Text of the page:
People do in fact die from aplastic anemia and other bone marrow disorders but he didn't believe my case was that serious.  He wanted to see me every few months to test my blood and see how my levels were behaving.  There were medications available that could boost my red blood cell count to help with my fatigue.  Will I need a bone marrow transplant? He didn’t believe so but wouldn’t rule it out.  Will I be able to carry children?  “Yes, you’re going to live a long life and have as many children as you want”.  I can still picture his smiling face full of confidence as he told me that.  It felt as if a hundred-pound weight had been removed from my chest. 

And he was right.  Eighteen years and three kids later I’m still here.  No bone marrow transplant and I only used medication for a short time.  My pregnancies were a bit tricky with my red blood cell counts dropping rather low; which greatly concerned my obstetrician but they never got to the point where I needed a blood transfusion.  After I had my third child, I think my obstetrician was never so happy to tie someone’s tubes as he was about mine.  I was concerned that my anemia would carry over to my children but I was assured that there isn’t a genetic component to my condition.  Something I came in contact with at some point in my life changed how my body creates cells.  Perhaps a virus I had or a medication I took.  We’ll never know the cause.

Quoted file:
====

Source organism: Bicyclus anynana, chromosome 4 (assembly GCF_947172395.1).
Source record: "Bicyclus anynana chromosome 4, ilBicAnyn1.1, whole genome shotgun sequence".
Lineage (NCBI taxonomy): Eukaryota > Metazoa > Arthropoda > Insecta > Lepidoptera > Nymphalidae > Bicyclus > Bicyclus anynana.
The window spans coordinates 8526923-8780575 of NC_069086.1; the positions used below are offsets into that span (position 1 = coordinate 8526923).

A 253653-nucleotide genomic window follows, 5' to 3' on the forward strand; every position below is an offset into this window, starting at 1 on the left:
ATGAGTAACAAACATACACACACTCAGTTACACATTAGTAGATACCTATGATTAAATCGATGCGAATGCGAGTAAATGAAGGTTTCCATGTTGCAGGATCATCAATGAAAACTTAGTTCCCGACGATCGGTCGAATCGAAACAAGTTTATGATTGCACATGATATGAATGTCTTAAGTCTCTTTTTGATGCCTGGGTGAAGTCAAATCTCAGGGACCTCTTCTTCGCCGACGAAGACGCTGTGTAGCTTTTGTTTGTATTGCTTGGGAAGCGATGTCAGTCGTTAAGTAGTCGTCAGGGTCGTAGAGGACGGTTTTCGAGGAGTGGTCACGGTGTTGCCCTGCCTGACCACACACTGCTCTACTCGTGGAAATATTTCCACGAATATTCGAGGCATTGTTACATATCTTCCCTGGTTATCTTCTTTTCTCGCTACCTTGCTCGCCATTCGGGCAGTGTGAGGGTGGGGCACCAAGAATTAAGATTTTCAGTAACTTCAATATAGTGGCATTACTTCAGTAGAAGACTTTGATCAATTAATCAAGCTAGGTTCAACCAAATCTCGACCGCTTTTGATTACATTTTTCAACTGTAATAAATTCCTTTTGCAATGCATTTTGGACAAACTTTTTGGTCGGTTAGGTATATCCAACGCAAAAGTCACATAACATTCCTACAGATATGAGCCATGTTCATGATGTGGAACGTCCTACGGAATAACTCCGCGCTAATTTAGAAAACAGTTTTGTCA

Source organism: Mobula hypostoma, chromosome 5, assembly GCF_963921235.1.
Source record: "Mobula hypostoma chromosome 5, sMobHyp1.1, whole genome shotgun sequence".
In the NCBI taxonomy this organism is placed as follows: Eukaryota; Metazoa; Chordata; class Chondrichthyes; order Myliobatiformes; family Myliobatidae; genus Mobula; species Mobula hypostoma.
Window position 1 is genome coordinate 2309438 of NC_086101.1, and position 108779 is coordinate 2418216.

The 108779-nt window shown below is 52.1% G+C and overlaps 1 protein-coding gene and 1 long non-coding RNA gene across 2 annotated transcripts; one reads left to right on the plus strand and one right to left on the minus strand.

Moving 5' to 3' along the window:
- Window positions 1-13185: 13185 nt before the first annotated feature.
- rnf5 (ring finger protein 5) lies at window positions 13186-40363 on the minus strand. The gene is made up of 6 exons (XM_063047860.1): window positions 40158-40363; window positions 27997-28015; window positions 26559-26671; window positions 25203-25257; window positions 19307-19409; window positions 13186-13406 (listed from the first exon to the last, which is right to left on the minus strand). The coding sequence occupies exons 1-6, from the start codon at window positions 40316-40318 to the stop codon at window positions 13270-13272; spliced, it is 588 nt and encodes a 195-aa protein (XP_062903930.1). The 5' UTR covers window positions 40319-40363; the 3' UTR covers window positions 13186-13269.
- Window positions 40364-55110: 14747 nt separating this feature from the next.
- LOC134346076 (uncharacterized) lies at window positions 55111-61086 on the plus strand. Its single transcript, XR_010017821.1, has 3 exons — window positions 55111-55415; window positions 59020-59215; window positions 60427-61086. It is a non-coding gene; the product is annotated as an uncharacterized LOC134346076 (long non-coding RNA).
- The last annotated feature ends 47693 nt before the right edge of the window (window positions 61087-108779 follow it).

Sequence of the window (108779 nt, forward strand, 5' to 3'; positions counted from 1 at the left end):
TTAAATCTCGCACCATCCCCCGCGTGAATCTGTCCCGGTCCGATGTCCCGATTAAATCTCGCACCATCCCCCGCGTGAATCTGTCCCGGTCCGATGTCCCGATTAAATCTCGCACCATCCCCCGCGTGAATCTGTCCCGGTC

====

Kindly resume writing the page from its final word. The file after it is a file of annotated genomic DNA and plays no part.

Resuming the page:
Though my anemia is not considered life-threatening, it still has a presence in my life.  I’m reminded whenever a wave of dizziness hits or when I’m at the gym and get winded quicker than usual.  Or when I get tipsy after one drink or when my children’s school holds a blood drive and I’m not able to donate.  My biggest worry which I work very hard to suppress is that if I was to get cancer or some other horrible disease, would I be able to beat it?  Is my anemia already such a strike against me that I wouldn’t have what it takes to beat something much worse? Such thoughts lead to very dark places that aren’t helpful to anyone and so I bury them deep.  I focus on my three, beautiful children, my wonderful husband, and keeping myself healthy.  For them and for me.